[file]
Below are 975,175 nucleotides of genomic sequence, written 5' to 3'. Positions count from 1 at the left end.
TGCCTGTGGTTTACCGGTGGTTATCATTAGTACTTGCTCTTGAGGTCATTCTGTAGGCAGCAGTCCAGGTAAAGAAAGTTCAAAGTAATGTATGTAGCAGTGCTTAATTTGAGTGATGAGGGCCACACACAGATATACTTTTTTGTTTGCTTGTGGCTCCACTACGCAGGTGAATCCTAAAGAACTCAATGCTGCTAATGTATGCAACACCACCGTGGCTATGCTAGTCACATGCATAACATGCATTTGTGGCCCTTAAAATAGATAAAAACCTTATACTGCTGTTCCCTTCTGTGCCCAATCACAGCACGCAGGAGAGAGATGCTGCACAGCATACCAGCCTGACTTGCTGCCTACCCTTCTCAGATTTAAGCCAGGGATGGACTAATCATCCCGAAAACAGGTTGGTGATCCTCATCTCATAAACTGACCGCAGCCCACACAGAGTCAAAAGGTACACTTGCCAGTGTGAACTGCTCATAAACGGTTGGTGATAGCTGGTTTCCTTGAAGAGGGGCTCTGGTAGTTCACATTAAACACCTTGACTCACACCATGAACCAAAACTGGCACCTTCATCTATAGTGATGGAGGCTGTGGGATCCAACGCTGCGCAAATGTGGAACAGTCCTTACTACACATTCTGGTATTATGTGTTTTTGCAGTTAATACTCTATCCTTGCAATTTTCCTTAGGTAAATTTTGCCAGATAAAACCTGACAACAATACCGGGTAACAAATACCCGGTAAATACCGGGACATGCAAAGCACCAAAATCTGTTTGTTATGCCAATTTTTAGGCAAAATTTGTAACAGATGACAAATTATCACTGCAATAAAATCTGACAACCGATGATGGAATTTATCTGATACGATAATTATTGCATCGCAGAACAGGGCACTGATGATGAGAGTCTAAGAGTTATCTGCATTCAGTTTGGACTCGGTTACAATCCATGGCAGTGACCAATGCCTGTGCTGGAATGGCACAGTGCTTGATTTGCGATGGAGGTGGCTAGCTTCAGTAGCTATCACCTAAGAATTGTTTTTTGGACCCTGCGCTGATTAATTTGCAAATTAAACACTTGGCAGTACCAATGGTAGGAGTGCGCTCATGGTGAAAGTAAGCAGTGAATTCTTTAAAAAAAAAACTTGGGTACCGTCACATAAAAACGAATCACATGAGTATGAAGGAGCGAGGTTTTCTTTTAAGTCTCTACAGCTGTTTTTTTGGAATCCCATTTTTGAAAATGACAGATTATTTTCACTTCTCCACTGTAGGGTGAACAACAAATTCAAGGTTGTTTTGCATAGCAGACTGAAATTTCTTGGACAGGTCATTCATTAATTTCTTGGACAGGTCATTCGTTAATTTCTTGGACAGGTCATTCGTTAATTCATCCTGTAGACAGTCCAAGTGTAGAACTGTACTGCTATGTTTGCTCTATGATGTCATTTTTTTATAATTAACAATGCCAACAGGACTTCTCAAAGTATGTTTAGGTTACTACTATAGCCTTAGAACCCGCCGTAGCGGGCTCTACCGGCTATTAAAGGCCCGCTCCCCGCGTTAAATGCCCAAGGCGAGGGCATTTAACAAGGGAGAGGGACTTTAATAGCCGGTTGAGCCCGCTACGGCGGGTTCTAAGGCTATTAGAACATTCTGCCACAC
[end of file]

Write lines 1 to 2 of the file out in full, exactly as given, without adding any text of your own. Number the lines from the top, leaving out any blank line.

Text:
Below are 975,175 nucleotides of genomic sequence, written 5' to 3'. Positions count from 1 at the left end.
TGCCTGTGGTTTACCGGTGGTTATCATTAGTACTTGCTCTTGAGGTCATTCTGTAGGCAGCAGTCCAGGTAAAGAAAGTTCAAAGTAATGTATGTAGCAGTGCTTAATTTGAGTGATGAGGGCCACACACAGATATACTTTTTTGTTTGCTTGTGGCTCCACTACGCAGGTGAATCCTAAAGAACTCAATGCTGCTAATGTATGCAACACCACCGTGGCTATGCTAGTCACATGCATAACATGCATTTGTGGCCCTTAAAATAGATAAAAACCTTATACTGCTGTTCCCTTCTGTGCCCAATCACAGCACGCAGGAGAGAGATGCTGCACAGCATACCAGCCTGACTTGCTGCCTACCCTTCTCAGATTTAAGCCAGGGATGGACTAATCATCCCGAAAACAGGTTGGTGATCCTCATCTCATAAACTGACCGCAGCCCACACAGAGTCAAAAGGTACACTTGCCAGTGTGAACTGCTCATAAACGGTTGGTGATAGCTGGTTTCCTTGAAGAGGGGCTCTGGTAGTTCACATTAAACACCTTGACTCACACCATGAACCAAAACTGGCACCTTCATCTATAGTGATGGAGGCTGTGGGATCCAACGCTGCGCAAATGTGGAACAGTCCTTACTACACATTCTGGTATTATGTGTTTTTGCAGTTAATACTCTATCCTTGCAATTTTCCTTAGGTAAATTTTGCCAGATAAAACCTGACAACAATACCGGGTAACAAATACCCGGTAAATACCGGGACATGCAAAGCACCAAAATCTGTTTGTTATGCCAATTTTTAGGCAAAATTTGTAACAGATGACAAATTATCACTGCAATAAAATCTGACAACCGATGATGGAATTTATCTGATACGATAATTATTGCATCGCAGAACAGGGCACTGATGATGAGAGTCTAAGAGTTATCTGCATTCAGTTTGGACTCGGTTACAATCCATGGCAGTGACCAATGCCTGTGCTGGAATGGCACAGTGCTTGATTTGCGATGGAGGTGGCTAGCTTCAGTAGCTATCACCTAAGAATTGTTTTTTGGACCCTGCGCTGATTAATTTGCAAATTAAACACTTGGCAGTACCAATGGTAGGAGTGCGCTCATGGTGAAAGTAAGCAGTGAATTCTTTAAAAAAAAAACTTGGGTACCGTCACATAAAAACGAATCACATGAGTATGAAGGAGCGAGGTTTTCTTTTAAGTCTCTACAGCTGTTTTTTTGGAATCCCATTTTTGAAAATGACAGATTATTTTCACTTCTCCACTGTAGGGTGAACAACAAATTCAAGGTTGTTTTGCATAGCAGACTGAAATTTCTTGGACAGGTCATTCATTAATTTCTTGGACAGGTCATTCGTTAATTTCTTGGACAGGTCATTCGTTAATTCATCCTGTAGACAGTCCAAGTGTAGAACTGTACTGCTATGTTTGCTCTATGATGTCATTTTTTTATAATTAACAATGCCAACAGGACTTCTCAAAGTATGTTTAGGTTACTACTATAGCCTTAGAACCCGCCGTAGCGGGCTCTACCGGCTATTAAAGGCCCGCTCCCCGCGTTAAATGCCCAAGGCGAGGGCATTTAACAAGGGAGAGGGACTTTAATAGCCGGTTGAGCCCGCTACGGCGGGTTCTAAGGCTATTAGAACATTCTGCCACAC